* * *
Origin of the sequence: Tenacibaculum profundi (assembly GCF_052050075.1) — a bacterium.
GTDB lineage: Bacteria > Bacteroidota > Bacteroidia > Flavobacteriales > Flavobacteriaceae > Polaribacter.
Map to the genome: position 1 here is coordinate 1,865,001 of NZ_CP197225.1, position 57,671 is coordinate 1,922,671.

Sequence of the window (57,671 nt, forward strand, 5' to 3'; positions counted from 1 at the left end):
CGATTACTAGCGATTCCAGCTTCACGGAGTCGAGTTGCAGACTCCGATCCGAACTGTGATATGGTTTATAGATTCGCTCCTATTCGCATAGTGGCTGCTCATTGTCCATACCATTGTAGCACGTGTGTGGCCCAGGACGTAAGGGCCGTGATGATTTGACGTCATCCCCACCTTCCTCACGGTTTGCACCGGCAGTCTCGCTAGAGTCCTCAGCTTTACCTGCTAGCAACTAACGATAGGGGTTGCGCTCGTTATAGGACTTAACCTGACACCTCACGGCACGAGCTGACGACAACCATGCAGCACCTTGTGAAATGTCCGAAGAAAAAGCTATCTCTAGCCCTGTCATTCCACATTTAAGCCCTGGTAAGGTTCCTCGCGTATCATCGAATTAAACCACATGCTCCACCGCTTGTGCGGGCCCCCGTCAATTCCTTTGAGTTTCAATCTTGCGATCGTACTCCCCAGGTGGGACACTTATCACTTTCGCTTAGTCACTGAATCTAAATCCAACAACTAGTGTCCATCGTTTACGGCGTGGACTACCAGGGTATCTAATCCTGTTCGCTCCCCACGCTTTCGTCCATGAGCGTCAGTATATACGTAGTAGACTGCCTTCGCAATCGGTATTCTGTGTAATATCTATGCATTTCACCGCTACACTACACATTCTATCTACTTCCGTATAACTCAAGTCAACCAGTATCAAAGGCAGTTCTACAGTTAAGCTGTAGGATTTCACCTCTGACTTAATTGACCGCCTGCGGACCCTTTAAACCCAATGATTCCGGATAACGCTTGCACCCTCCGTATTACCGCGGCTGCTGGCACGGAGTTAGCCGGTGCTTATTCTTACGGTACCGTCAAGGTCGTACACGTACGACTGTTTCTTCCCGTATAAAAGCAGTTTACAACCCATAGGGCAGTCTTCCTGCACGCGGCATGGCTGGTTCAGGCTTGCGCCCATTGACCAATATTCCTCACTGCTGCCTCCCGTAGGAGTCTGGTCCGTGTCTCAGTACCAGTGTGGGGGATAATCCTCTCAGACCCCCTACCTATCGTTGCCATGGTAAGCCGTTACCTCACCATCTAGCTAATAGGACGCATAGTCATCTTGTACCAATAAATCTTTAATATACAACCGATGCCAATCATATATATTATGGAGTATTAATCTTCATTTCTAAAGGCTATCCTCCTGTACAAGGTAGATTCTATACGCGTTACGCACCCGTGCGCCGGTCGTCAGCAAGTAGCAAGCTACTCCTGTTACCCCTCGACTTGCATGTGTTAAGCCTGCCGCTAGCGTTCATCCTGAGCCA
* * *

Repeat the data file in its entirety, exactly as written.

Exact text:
Origin of the sequence: Tenacibaculum profundi (assembly GCF_052050075.1) — a bacterium.
GTDB lineage: Bacteria > Bacteroidota > Bacteroidia > Flavobacteriales > Flavobacteriaceae > Polaribacter.
Map to the genome: position 1 here is coordinate 1,865,001 of NZ_CP197225.1, position 57,671 is coordinate 1,922,671.

Sequence of the window (57,671 nt, forward strand, 5' to 3'; positions counted from 1 at the left end):
CGATTACTAGCGATTCCAGCTTCACGGAGTCGAGTTGCAGACTCCGATCCGAACTGTGATATGGTTTATAGATTCGCTCCTATTCGCATAGTGGCTGCTCATTGTCCATACCATTGTAGCACGTGTGTGGCCCAGGACGTAAGGGCCGTGATGATTTGACGTCATCCCCACCTTCCTCACGGTTTGCACCGGCAGTCTCGCTAGAGTCCTCAGCTTTACCTGCTAGCAACTAACGATAGGGGTTGCGCTCGTTATAGGACTTAACCTGACACCTCACGGCACGAGCTGACGACAACCATGCAGCACCTTGTGAAATGTCCGAAGAAAAAGCTATCTCTAGCCCTGTCATTCCACATTTAAGCCCTGGTAAGGTTCCTCGCGTATCATCGAATTAAACCACATGCTCCACCGCTTGTGCGGGCCCCCGTCAATTCCTTTGAGTTTCAATCTTGCGATCGTACTCCCCAGGTGGGACACTTATCACTTTCGCTTAGTCACTGAATCTAAATCCAACAACTAGTGTCCATCGTTTACGGCGTGGACTACCAGGGTATCTAATCCTGTTCGCTCCCCACGCTTTCGTCCATGAGCGTCAGTATATACGTAGTAGACTGCCTTCGCAATCGGTATTCTGTGTAATATCTATGCATTTCACCGCTACACTACACATTCTATCTACTTCCGTATAACTCAAGTCAACCAGTATCAAAGGCAGTTCTACAGTTAAGCTGTAGGATTTCACCTCTGACTTAATTGACCGCCTGCGGACCCTTTAAACCCAATGATTCCGGATAACGCTTGCACCCTCCGTATTACCGCGGCTGCTGGCACGGAGTTAGCCGGTGCTTATTCTTACGGTACCGTCAAGGTCGTACACGTACGACTGTTTCTTCCCGTATAAAAGCAGTTTACAACCCATAGGGCAGTCTTCCTGCACGCGGCATGGCTGGTTCAGGCTTGCGCCCATTGACCAATATTCCTCACTGCTGCCTCCCGTAGGAGTCTGGTCCGTGTCTCAGTACCAGTGTGGGGGATAATCCTCTCAGACCCCCTACCTATCGTTGCCATGGTAAGCCGTTACCTCACCATCTAGCTAATAGGACGCATAGTCATCTTGTACCAATAAATCTTTAATATACAACCGATGCCAATCATATATATTATGGAGTATTAATCTTCATTTCTAAAGGCTATCCTCCTGTACAAGGTAGATTCTATACGCGTTACGCACCCGTGCGCCGGTCGTCAGCAAGTAGCAAGCTACTCCTGTTACCCCTCGACTTGCATGTGTTAAGCCTGCCGCTAGCGTTCATCCTGAGCCA